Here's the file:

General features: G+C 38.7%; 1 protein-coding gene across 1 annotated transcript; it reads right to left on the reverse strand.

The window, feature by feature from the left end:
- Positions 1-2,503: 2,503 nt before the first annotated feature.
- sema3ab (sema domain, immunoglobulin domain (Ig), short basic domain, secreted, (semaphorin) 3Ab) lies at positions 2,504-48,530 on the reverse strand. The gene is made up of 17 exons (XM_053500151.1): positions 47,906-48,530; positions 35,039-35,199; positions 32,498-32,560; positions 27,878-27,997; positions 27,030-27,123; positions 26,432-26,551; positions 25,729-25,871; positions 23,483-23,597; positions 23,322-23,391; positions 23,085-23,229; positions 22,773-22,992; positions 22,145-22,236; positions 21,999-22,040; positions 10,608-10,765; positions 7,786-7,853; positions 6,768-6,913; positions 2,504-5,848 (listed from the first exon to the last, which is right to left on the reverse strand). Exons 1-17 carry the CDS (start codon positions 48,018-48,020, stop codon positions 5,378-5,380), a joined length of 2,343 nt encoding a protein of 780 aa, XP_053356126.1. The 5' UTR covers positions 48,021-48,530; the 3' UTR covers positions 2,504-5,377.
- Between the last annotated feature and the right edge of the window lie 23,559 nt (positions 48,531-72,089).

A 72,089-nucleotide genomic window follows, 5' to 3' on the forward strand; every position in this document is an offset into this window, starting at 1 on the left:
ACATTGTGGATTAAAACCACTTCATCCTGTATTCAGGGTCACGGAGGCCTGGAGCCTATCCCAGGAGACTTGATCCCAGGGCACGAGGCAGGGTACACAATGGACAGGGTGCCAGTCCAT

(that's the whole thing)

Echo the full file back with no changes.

General features: G+C 38.7%; 1 protein-coding gene across 1 annotated transcript; it reads right to left on the reverse strand.

The window, feature by feature from the left end:
- Positions 1-2,503: 2,503 nt before the first annotated feature.
- sema3ab (sema domain, immunoglobulin domain (Ig), short basic domain, secreted, (semaphorin) 3Ab) lies at positions 2,504-48,530 on the reverse strand. The gene is made up of 17 exons (XM_053500151.1): positions 47,906-48,530; positions 35,039-35,199; positions 32,498-32,560; positions 27,878-27,997; positions 27,030-27,123; positions 26,432-26,551; positions 25,729-25,871; positions 23,483-23,597; positions 23,322-23,391; positions 23,085-23,229; positions 22,773-22,992; positions 22,145-22,236; positions 21,999-22,040; positions 10,608-10,765; positions 7,786-7,853; positions 6,768-6,913; positions 2,504-5,848 (listed from the first exon to the last, which is right to left on the reverse strand). Exons 1-17 carry the CDS (start codon positions 48,018-48,020, stop codon positions 5,378-5,380), a joined length of 2,343 nt encoding a protein of 780 aa, XP_053356126.1. The 5' UTR covers positions 48,021-48,530; the 3' UTR covers positions 2,504-5,377.
- Between the last annotated feature and the right edge of the window lie 23,559 nt (positions 48,531-72,089).

A 72,089-nucleotide genomic window follows, 5' to 3' on the forward strand; every position in this document is an offset into this window, starting at 1 on the left:
ACATTGTGGATTAAAACCACTTCATCCTGTATTCAGGGTCACGGAGGCCTGGAGCCTATCCCAGGAGACTTGATCCCAGGGCACGAGGCAGGGTACACAATGGACAGGGTGCCAGTCCAT